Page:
Donaldson, P. (2006). Ritual and Remembrance: The Memorialisation of the Great War in East Kent. Cambridge Scholars Press.This book seeks to explore the spate of memorial construction that took place at civic and local level in the immediate aftermath of the Great War. At the heart of the work lies an examination of the layering of memory in this commemorative activity as the war dead were remembered in their various different roles, as citizens, work colleagues, school alumni, club members, parishioners, regimental comrades and, of course, fathers, husbands and sons. The study concentrates on the major urban centres of Canterbury, Folkestone and Dover, each of which experienced something of a revival during the war years and sought to perpetuate this renewed standing through the rituals of remembrance. Yet, though the focus is on the conflicts and compromises that underpinned communal commemoration, sight is not lost of the private tragedies that lay at the heart of collective remembrance. In uncovering the process by which local dignitaries actively sought the participation of the bereaved in the rites of constructing a war memorial, not least through the compilation of the names of the fallen, an impression of the almost palpable sense of sorrow that pervaded society in the immediate aftermath of the fighting is captured. It is the impact of these conflicting claims, the tension that existed within this complex matrix of remembrance and the extent to which the memory of the fallen was shaped by the demands of competing schemes that forms the basis of this study. In particular the focus falls on the memorialisation process itself, the debates over form and style, the rituals of naming and financing and the ceremonies for unveiling and dedication, for it was in this often lengthy and convoluted process that those in authority could assume control over the rites of mourning and transform private grief into a public narrative.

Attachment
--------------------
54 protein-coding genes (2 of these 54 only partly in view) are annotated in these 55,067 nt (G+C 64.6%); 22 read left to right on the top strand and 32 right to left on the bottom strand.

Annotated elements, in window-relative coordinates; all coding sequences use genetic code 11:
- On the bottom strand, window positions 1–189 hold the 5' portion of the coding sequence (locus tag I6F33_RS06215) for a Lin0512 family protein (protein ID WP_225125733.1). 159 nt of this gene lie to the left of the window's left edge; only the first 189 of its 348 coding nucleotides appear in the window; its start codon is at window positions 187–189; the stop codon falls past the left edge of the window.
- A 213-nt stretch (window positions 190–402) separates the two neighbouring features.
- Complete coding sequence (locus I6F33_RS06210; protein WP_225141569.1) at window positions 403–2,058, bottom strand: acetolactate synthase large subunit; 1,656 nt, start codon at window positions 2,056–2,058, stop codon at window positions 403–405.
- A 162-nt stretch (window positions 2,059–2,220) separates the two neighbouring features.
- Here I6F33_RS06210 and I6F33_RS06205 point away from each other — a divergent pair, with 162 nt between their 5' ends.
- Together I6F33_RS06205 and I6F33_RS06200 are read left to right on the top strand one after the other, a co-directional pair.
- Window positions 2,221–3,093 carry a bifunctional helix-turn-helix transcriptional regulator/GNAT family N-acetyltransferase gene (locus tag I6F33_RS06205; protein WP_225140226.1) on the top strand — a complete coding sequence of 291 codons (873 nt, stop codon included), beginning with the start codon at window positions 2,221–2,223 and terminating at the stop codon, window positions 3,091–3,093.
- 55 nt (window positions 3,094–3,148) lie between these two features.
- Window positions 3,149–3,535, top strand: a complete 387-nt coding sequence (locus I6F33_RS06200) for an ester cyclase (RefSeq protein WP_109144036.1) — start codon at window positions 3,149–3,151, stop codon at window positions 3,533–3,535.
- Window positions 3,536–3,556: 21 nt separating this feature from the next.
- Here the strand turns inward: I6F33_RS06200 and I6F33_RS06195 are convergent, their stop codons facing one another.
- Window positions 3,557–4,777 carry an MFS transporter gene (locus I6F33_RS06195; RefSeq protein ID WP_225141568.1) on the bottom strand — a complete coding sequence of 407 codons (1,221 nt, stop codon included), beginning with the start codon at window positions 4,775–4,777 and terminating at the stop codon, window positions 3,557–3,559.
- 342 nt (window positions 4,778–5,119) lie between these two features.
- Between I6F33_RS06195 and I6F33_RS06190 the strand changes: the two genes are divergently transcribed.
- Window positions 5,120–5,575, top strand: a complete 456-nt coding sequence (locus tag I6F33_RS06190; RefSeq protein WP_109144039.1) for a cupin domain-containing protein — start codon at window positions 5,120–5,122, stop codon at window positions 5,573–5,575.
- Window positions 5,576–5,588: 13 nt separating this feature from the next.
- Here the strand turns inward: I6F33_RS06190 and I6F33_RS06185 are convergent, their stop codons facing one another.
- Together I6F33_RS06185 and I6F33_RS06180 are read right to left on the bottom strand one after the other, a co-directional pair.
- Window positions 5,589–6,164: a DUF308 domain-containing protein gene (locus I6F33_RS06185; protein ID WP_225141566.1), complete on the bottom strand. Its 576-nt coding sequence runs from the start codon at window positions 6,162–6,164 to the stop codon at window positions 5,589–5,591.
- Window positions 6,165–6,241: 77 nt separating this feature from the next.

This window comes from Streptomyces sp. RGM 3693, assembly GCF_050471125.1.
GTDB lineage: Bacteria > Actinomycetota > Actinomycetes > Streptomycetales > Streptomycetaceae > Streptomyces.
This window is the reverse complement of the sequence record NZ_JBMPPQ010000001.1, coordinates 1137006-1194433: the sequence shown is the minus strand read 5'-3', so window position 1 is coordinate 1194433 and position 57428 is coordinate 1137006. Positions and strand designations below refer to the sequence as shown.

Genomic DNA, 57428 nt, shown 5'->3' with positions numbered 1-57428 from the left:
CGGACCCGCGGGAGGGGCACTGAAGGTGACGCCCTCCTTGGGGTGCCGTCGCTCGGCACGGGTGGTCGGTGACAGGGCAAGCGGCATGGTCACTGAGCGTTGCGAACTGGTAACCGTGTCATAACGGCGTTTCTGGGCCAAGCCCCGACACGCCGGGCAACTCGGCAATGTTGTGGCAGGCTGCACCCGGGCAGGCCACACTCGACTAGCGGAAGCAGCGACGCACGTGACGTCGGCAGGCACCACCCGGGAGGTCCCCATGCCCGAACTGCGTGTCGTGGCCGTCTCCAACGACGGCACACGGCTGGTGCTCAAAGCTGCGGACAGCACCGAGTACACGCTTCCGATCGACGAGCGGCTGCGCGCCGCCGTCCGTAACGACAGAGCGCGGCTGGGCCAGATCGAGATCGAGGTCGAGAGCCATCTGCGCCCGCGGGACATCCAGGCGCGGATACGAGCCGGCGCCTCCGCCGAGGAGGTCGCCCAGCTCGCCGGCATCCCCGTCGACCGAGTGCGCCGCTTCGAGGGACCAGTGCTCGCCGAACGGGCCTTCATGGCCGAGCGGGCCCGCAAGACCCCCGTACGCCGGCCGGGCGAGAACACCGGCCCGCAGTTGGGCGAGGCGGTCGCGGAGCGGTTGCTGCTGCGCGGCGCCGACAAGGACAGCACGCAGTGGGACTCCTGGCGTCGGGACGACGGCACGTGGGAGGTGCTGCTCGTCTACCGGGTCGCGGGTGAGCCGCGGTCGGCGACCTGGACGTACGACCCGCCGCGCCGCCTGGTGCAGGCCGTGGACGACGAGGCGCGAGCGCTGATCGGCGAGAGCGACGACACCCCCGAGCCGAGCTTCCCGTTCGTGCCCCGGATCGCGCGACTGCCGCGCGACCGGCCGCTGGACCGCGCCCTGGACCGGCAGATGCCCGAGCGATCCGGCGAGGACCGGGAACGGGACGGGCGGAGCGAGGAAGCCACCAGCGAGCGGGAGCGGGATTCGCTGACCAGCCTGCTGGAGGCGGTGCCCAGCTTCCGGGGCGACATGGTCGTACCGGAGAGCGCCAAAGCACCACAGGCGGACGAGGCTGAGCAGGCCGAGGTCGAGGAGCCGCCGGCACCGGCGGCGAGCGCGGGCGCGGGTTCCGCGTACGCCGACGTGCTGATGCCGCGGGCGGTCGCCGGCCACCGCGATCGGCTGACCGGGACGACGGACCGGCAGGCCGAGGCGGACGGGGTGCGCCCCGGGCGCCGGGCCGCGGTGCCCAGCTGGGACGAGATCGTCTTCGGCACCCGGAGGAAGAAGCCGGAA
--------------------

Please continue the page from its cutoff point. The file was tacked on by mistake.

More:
Donaldson, P. (2013). Writing the Anglo-Boer War: Leo Amery, Frederick Maurice and the History of the South African War. In: Constantine, R. J. ed. New Perspectives on the Anglo-Boer War, 1899-1902. National Museum, Bloemfontein.
Donaldson, P. (2011). Remembering the Dead, Forgiving the Enemy: the Royal Engineers and the Commemoration of the Boer War. In: Andrews, M., Bagot-Jewitt, C. and Hunt, N. eds. Lest We Forget. Stroud, Gloucestershire: History Press.